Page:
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Dealing with the emergence of the Covid- 19 pandemic requires an exceptional effort from society and government, which certainly includes public finances. We have already witnessed endeavors of historic dimensions that governments have put together to address the public health and economic crises caused by the disease, including reallocation of budget resources to the health sector and launching ambitious stimulus plans as countercyclical measures. Such drastic financial measures pose significant transparency challenges. Gathering and publishing -quality and timely- information is essential to mitigate the risks that can complicate internal and external monitoring and can be a culprit for mismanagement, corruption, and unforeseen fiscal risks. Transparency measures should contemplate the users’ needs of information, both internal, who will seek to use the data for decision-making, and external, who require the data to provide feedback, monitor implementation and foster accountability.

With the objective of continuing and deepening reflection and facilitate further guidance for implementation, the GIFT Network hosted a series of online events where stewards and partners were able to share their perspectives and lessons learned about fiscal openness (transparency and engagement) in times of emergency and participated in the co-creation of the Fiscal Data for Emergency Response: Guide for COVID-19 that is presented below.

Fiscal Data for Emergency Response: Guide for COVID-19

Fiscal data requirements in emergency response packages: Unpacking guides for Covid-19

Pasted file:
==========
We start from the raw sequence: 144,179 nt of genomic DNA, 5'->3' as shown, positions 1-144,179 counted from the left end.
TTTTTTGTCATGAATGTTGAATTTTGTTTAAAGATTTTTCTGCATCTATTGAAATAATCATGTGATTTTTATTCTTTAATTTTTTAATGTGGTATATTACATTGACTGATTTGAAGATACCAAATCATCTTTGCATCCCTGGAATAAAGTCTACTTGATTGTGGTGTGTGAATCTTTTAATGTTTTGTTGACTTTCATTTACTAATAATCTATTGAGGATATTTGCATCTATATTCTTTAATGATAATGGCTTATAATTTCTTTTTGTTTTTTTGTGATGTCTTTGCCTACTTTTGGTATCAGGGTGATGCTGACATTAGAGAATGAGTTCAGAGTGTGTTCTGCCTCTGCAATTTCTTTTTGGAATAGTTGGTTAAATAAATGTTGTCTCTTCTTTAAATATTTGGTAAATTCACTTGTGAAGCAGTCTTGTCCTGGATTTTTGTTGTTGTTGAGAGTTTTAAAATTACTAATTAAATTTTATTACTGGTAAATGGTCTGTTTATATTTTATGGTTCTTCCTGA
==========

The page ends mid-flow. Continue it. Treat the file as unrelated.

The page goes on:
OPEN CALL FOR YOUR PARTICIPATION
May 20, 2020

In an effort to help responding to the urgent need for transparency and accountability in COVID-19 extraordinary fiscal packages, GIFT stewards and partners have been working collectively in the development of the Guide that we present today for public consultation. The objective is to identify the fiscal datasets and data fields that are required to ensure transparency in the COVID-19 fiscal responses and economic recovery. Drawing on joint experiences, the Guide seeks to assist in informing the strategic prioritization of data and the accompanying development of processes to gather, organize and publish data.

Achieving impactful fiscal transparency in the COVID-19 context requires the proactive publication of the information underlying the strategic emergency adjustments in ways that enable its internal and external reuse. It is crucial to allow the public to understand what is being done in a sufficiently detailed manner, together with the mechanisms adopted, the aims of the strategies adopted, and how the success of the strategies can be measured and thereby assessed and adapted. Therefore, the goal of the Guide is to ensure that emergency responses, economic recovery packages and financial rescue plans include, from the outset, transparency requirements and that the datasets of such measures set in place are open by design. With this in mind, GIFT seeks to help governments clearly identify the datasets and data fields that should be integrated and disclosed to ensure that transparency is embedded in their policy responses. For civil society and advocacy groups, the objective is to simplify the process of prioritizing the data required to enable tracking, analysis and informed participation. Although each case will adapt the Guide to its context and needs, a broader aim is to generate a standardized list of the minimum data requirements required to ensure fiscal transparency and facilitate engagements between governments and the public.

The Guide we present today is Version 1.0 and is meant to be an iterative product that will be improved and strengthened by your comments, and through its use and implementation. This version has been practically developed through virtual discussions between representatives of ministries of finance, civil society organizations and specialized agencies. It is now ready to be used in your country, and it is also open to public consultation and accessible for comments and suggestions until June 30th 2020. As such, inputs are timely, useful and welcome and can be addressed to info@fiscaltransparency.net